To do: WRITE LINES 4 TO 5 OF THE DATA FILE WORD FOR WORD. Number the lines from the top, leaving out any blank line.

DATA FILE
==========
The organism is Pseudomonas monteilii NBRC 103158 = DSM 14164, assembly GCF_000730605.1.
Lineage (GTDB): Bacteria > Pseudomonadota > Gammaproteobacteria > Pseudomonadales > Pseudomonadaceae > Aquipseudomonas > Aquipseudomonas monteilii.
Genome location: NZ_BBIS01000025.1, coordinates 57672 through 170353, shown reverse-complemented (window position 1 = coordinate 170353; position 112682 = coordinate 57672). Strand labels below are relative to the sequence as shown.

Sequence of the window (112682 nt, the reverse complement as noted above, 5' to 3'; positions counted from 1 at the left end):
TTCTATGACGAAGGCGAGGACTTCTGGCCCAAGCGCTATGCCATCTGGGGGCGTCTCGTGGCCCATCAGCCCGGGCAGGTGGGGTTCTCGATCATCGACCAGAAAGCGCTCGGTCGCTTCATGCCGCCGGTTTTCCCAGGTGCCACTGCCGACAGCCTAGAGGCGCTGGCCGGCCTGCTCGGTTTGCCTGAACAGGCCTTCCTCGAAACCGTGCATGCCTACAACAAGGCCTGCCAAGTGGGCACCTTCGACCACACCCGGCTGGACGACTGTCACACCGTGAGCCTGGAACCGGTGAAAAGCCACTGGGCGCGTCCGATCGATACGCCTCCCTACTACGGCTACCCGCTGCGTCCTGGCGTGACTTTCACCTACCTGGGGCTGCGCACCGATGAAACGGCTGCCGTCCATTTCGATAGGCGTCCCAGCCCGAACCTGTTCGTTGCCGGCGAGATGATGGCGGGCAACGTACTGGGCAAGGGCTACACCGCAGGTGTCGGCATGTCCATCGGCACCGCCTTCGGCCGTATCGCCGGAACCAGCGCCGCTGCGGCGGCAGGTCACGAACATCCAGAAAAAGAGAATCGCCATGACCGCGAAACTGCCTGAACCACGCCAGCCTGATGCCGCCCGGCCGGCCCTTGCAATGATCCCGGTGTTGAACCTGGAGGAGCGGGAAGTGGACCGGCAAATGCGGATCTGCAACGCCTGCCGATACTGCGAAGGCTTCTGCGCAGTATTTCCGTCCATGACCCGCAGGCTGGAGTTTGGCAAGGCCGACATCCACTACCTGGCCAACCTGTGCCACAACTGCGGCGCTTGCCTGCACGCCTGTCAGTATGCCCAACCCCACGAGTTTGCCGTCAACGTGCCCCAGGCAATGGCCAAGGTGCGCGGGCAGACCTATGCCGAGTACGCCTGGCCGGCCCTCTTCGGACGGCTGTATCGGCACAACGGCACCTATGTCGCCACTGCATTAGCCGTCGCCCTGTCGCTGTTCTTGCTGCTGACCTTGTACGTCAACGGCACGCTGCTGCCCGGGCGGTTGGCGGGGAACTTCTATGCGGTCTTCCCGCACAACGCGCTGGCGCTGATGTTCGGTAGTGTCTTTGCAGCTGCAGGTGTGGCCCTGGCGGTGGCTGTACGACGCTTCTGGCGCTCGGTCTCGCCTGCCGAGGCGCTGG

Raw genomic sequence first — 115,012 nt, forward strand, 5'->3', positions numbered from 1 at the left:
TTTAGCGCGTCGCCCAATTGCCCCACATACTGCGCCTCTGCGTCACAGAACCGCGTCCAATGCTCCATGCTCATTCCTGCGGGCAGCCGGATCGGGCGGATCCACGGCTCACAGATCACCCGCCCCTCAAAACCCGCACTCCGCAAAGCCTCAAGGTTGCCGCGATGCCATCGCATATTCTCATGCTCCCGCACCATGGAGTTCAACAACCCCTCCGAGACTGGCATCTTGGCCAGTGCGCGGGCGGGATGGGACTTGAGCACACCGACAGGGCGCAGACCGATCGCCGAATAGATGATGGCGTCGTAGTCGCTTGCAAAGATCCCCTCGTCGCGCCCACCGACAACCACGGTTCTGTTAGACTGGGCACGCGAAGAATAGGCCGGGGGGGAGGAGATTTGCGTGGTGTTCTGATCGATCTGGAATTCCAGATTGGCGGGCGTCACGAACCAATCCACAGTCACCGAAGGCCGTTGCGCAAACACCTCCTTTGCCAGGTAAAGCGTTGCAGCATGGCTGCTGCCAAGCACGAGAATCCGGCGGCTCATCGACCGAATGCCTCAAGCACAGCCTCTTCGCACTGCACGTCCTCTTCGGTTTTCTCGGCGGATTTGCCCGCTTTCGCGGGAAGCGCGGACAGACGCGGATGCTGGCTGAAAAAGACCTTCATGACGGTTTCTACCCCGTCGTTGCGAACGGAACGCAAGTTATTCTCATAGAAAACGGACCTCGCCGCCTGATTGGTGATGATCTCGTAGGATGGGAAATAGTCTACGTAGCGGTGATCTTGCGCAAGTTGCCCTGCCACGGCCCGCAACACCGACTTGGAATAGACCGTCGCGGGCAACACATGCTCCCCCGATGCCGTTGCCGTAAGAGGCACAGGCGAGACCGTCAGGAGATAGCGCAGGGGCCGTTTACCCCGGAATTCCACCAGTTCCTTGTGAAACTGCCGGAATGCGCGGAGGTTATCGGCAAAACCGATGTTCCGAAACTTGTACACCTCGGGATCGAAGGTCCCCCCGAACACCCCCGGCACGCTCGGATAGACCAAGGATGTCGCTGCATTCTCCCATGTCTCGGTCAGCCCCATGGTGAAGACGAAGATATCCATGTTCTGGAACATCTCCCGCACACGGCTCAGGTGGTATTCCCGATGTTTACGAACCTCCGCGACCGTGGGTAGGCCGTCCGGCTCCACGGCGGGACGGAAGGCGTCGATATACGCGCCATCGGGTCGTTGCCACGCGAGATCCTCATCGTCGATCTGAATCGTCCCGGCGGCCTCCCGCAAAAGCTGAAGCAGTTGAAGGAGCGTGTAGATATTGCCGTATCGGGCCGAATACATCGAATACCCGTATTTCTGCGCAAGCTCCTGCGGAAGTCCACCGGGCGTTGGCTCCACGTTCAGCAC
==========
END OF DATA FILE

Sequence of the window (112682 nt, the reverse complement as noted above, 5' to 3'; positions counted from 1 at the left end):
TTCTATGACGAAGGCGAGGACTTCTGGCCCAAGCGCTATGCCATCTGGGGGCGTCTCGTGGCCCATCAGCCCGGGCAGGTGGGGTTCTCGATCATCGACCAGAAAGCGCTCGGTCGCTTCATGCCGCCGGTTTTCCCAGGTGCCACTGCCGACAGCCTAGAGGCGCTGGCCGGCCTGCTCGGTTTGCCTGAACAGGCCTTCCTCGAAACCGTGCATGCCTACAACAAGGCCTGCCAAGTGGGCACCTTCGACCACACCCGGCTGGACGACTGTCACACCGTGAGCCTGGAACCGGTGAAAAGCCACTGGGCGCGTCCGATCGATACGCCTCCCTACTACGGCTACCCGCTGCGTCCTGGCGTGACTTTCACCTACCTGGGGCTGCGCACCGATGAAACGGCTGCCGTCCATTTCGATAGGCGTCCCAGCCCGAACCTGTTCGTTGCCGGCGAGATGATGGCGGGCAACGTACTGGGCAAGGGCTACACCGCAGGTGTCGGCATGTCCATCGGCACCGCCTTCGGCCGTATCGCCGGAACCAGCGCCGCTGCGGCGGCAGGTCACGAACATCCAGAAAAAGAGAATCGCCATGACCGCGAAACTGCCTGAACCACGCCAGCCTGATGCCGCCCGGCCGGCCCTTGCAATGATCCCGGTGTTGAACCTGGAGGAGCGGGAAGTGGACCGGCAAATGCGGATCTGCAACGCCTGCCGATACTGCGAAGGCTTCTGCGCAGTATTTCCGTCCATGACCCGCAGGCTGGAGTTTGGCAAGGCCGACATCCACTACCTGGCCAACCTGTGCCACAACTGCGGCGCTTGCCTGCACGCCTGTCAGTATGCCCAACCCCACGAGTTTGCCGTCAACGTGCCCCAGGCAATGGCCAAGGTGCGCGGGCAGACCTATGCCGAGTACGCCTGGCCGGCCCTCTTCGGACGGCTGTATCGGCACAACGGCACCTATGTCGCCACTGCATTAGCCGTCGCCCTGTCGCTGTTCTTGCTGCTGACCTTGTACGTCAACGGCACGCTGCTGCCCGGGCGGTTGGCGGGGAACTTCTATGCGGTCTTCCCGCACAACGCGCTGGCGCTGATGTTCGGTAGTGTCTTTGCAGCTGCAGGTGTGGCCCTGGCGGTGGCTGTACGACGCTTCTGGCGCTCGGTCTCGCCTGCCGAGGCGCTGG